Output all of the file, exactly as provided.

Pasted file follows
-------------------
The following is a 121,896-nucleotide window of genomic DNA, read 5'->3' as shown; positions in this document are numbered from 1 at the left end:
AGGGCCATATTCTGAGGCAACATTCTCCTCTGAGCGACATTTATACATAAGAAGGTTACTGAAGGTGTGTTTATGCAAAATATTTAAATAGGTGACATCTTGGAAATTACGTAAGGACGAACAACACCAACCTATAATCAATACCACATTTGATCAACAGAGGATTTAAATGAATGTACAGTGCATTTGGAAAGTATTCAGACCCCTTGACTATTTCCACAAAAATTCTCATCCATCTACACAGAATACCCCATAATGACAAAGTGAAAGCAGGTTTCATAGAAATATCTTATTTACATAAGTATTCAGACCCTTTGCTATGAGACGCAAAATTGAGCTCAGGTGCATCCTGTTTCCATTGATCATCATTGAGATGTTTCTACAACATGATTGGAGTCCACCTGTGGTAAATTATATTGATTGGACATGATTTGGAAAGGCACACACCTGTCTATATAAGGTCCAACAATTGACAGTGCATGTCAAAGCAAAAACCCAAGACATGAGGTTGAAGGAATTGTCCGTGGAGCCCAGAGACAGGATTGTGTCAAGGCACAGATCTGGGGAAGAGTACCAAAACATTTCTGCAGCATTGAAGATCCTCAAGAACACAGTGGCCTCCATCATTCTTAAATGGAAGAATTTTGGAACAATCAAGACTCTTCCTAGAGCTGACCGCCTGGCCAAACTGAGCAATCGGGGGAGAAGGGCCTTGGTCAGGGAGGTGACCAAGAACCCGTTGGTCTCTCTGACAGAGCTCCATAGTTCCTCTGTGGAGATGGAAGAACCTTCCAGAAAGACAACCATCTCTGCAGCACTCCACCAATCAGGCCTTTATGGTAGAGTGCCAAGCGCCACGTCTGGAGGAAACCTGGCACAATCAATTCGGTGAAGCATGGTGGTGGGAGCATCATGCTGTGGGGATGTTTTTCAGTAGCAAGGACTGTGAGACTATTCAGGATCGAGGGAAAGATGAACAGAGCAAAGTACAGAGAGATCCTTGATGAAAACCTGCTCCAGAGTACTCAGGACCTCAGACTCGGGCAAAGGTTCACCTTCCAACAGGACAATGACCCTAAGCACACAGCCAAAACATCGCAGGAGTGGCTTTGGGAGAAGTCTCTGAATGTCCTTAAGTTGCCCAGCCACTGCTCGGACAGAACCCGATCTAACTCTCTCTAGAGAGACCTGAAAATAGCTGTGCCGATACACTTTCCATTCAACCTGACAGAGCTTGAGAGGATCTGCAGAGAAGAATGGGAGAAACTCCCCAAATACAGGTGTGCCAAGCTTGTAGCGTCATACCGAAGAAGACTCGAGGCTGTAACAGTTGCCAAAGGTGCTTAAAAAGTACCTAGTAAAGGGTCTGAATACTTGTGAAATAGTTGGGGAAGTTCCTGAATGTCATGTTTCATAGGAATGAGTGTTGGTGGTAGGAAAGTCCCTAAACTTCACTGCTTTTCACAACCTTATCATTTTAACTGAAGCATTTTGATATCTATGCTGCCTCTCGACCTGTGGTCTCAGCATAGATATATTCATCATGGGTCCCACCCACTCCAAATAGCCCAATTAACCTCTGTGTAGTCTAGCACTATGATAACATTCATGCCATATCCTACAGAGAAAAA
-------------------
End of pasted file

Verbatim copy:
The following is a 121,896-nucleotide window of genomic DNA, read 5'->3' as shown; positions in this document are numbered from 1 at the left end:
AGGGCCATATTCTGAGGCAACATTCTCCTCTGAGCGACATTTATACATAAGAAGGTTACTGAAGGTGTGTTTATGCAAAATATTTAAATAGGTGACATCTTGGAAATTACGTAAGGACGAACAACACCAACCTATAATCAATACCACATTTGATCAACAGAGGATTTAAATGAATGTACAGTGCATTTGGAAAGTATTCAGACCCCTTGACTATTTCCACAAAAATTCTCATCCATCTACACAGAATACCCCATAATGACAAAGTGAAAGCAGGTTTCATAGAAATATCTTATTTACATAAGTATTCAGACCCTTTGCTATGAGACGCAAAATTGAGCTCAGGTGCATCCTGTTTCCATTGATCATCATTGAGATGTTTCTACAACATGATTGGAGTCCACCTGTGGTAAATTATATTGATTGGACATGATTTGGAAAGGCACACACCTGTCTATATAAGGTCCAACAATTGACAGTGCATGTCAAAGCAAAAACCCAAGACATGAGGTTGAAGGAATTGTCCGTGGAGCCCAGAGACAGGATTGTGTCAAGGCACAGATCTGGGGAAGAGTACCAAAACATTTCTGCAGCATTGAAGATCCTCAAGAACACAGTGGCCTCCATCATTCTTAAATGGAAGAATTTTGGAACAATCAAGACTCTTCCTAGAGCTGACCGCCTGGCCAAACTGAGCAATCGGGGGAGAAGGGCCTTGGTCAGGGAGGTGACCAAGAACCCGTTGGTCTCTCTGACAGAGCTCCATAGTTCCTCTGTGGAGATGGAAGAACCTTCCAGAAAGACAACCATCTCTGCAGCACTCCACCAATCAGGCCTTTATGGTAGAGTGCCAAGCGCCACGTCTGGAGGAAACCTGGCACAATCAATTCGGTGAAGCATGGTGGTGGGAGCATCATGCTGTGGGGATGTTTTTCAGTAGCAAGGACTGTGAGACTATTCAGGATCGAGGGAAAGATGAACAGAGCAAAGTACAGAGAGATCCTTGATGAAAACCTGCTCCAGAGTACTCAGGACCTCAGACTCGGGCAAAGGTTCACCTTCCAACAGGACAATGACCCTAAGCACACAGCCAAAACATCGCAGGAGTGGCTTTGGGAGAAGTCTCTGAATGTCCTTAAGTTGCCCAGCCACTGCTCGGACAGAACCCGATCTAACTCTCTCTAGAGAGACCTGAAAATAGCTGTGCCGATACACTTTCCATTCAACCTGACAGAGCTTGAGAGGATCTGCAGAGAAGAATGGGAGAAACTCCCCAAATACAGGTGTGCCAAGCTTGTAGCGTCATACCGAAGAAGACTCGAGGCTGTAACAGTTGCCAAAGGTGCTTAAAAAGTACCTAGTAAAGGGTCTGAATACTTGTGAAATAGTTGGGGAAGTTCCTGAATGTCATGTTTCATAGGAATGAGTGTTGGTGGTAGGAAAGTCCCTAAACTTCACTGCTTTTCACAACCTTATCATTTTAACTGAAGCATTTTGATATCTATGCTGCCTCTCGACCTGTGGTCTCAGCATAGATATATTCATCATGGGTCCCACCCACTCCAAATAGCCCAATTAACCTCTGTGTAGTCTAGCACTATGATAACATTCATGCCATATCCTACAGAGAAAAA